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Could Probiotics Help Tame High Blood Pressure?

Study suggests effect from helpful microbes in yogurt, supplements, but more research is needed
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WebMD News from HealthDay

By Robert Preidt

HealthDay Reporter

MONDAY, July 21, 2014 (HealthDay News) -- A new study suggests that potential help in lowering high blood pressure might be as close as your refrigerator.

The study found that regular intake of probiotics, such as those found in certain yogurts or supplements, may help ease the condition.

Researchers looked at data from nine studies that examined links between probiotics and blood pressure. The studies involved a total of 543 adults with either normal or elevated blood pressure.

People who consumed probiotics had an average reduction in systolic blood pressure (the top number in a reading) of about 3.6 millimeters of mercury (mm Hg) and an average reduction in diastolic blood pressure (the bottom number) of about 2.4 mm Hg, compared to those who did not consume probiotics.

Probiotics' benefits seemed greatest among people with elevated blood pressure (higher than 130/85), and probiotics with multiple types of bacteria lowered blood pressure more than those with a single type of bacteria, the researchers reported.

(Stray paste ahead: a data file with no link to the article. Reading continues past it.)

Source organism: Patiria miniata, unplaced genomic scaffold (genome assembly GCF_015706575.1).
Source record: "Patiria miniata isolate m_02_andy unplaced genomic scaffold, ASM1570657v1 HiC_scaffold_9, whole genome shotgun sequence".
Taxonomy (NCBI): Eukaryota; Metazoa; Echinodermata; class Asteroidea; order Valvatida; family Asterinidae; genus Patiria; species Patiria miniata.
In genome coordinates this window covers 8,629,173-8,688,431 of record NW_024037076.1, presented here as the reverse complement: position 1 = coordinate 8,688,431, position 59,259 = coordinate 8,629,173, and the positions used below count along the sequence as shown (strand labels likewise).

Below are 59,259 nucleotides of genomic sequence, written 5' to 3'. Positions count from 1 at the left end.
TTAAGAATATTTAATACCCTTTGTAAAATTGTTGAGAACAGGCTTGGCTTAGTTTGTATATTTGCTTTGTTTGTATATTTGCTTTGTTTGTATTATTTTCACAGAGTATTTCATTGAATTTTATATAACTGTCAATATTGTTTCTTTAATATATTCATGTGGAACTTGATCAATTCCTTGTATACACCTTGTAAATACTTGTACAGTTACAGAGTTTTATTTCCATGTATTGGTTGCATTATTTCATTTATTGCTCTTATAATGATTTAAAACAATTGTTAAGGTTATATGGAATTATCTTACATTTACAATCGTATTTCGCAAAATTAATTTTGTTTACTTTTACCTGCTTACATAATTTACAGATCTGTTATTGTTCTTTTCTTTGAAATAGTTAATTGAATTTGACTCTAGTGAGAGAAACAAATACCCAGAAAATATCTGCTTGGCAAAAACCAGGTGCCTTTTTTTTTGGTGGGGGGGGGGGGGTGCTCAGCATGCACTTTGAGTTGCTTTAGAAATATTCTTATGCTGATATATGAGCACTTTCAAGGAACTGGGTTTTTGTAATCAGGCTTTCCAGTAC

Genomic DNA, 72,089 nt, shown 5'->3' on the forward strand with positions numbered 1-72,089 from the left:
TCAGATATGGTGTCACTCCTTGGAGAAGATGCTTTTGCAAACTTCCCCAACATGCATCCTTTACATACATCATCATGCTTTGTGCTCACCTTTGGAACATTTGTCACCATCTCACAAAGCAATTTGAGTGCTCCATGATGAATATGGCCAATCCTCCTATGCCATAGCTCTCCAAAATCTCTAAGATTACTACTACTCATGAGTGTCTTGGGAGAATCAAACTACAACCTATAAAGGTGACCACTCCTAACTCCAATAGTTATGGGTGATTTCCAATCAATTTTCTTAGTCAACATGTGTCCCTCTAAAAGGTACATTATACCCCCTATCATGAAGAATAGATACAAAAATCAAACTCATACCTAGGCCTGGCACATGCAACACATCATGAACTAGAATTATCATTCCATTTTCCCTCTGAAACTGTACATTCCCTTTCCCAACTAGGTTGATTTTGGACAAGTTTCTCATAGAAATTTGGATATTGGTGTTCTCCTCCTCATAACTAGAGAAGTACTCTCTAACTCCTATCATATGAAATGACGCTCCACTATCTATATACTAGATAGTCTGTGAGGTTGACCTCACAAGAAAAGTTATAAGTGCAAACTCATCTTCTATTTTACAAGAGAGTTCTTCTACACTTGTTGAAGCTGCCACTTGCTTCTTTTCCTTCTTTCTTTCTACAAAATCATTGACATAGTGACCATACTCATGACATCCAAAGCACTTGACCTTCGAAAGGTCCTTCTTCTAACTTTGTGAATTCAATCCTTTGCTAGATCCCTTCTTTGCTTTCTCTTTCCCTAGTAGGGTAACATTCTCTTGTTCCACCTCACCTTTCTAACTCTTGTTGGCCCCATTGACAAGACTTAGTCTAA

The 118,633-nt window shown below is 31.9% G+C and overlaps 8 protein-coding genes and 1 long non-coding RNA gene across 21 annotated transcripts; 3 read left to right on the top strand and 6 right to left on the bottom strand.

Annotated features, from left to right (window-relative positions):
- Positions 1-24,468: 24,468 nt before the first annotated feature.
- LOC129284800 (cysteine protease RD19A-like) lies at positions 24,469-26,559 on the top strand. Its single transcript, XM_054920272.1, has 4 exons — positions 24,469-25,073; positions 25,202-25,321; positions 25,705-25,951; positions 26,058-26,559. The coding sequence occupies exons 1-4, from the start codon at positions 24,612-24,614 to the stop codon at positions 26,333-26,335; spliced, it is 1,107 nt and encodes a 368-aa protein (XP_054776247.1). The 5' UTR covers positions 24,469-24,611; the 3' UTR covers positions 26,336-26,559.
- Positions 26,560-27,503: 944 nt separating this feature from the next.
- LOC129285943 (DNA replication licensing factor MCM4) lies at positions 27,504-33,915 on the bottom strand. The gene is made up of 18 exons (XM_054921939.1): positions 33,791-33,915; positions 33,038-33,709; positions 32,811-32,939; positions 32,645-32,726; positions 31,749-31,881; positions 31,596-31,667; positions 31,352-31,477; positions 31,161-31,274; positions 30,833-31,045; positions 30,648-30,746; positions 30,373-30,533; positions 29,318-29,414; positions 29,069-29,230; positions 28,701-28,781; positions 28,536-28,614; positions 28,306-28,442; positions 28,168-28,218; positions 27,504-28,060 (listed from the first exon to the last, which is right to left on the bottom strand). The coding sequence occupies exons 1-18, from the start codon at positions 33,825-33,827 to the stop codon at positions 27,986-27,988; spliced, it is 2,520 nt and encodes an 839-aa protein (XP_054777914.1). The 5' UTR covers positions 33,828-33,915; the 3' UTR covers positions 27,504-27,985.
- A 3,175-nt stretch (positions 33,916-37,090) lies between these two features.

The study was published July 21 in the journal Hypertension.

Duration of intake seemed key -- people who consumed probiotics for less than two months did not see reductions in blood pressure readings, the study authors noted.

Still, "the small collection of studies we looked at suggest regular consumption of probiotics can be part of a healthy lifestyle to help reduce high blood pressure, as well as maintain healthy blood pressure levels," lead author Jing Sun, of Griffith University in Australia, said in a journal news release.

"This includes probiotics in yogurt, fermented and sour milk and cheese, and probiotic supplements," she said.

The study could only point to an association between increased probiotic intake and lower blood pressure readings, it could not prove cause and effect. And the study authors stressed that further research is needed before doctors can advise patients to take probiotics to lower their blood pressure.

Experts agreed that more research is needed.

"The degree of blood pressure-lowering was modest," noted Dr. Merle Myerson, of the Center for Cardiovascular Disease Prevention of Mount Sinai Roosevelt and St. Luke's in New York City.

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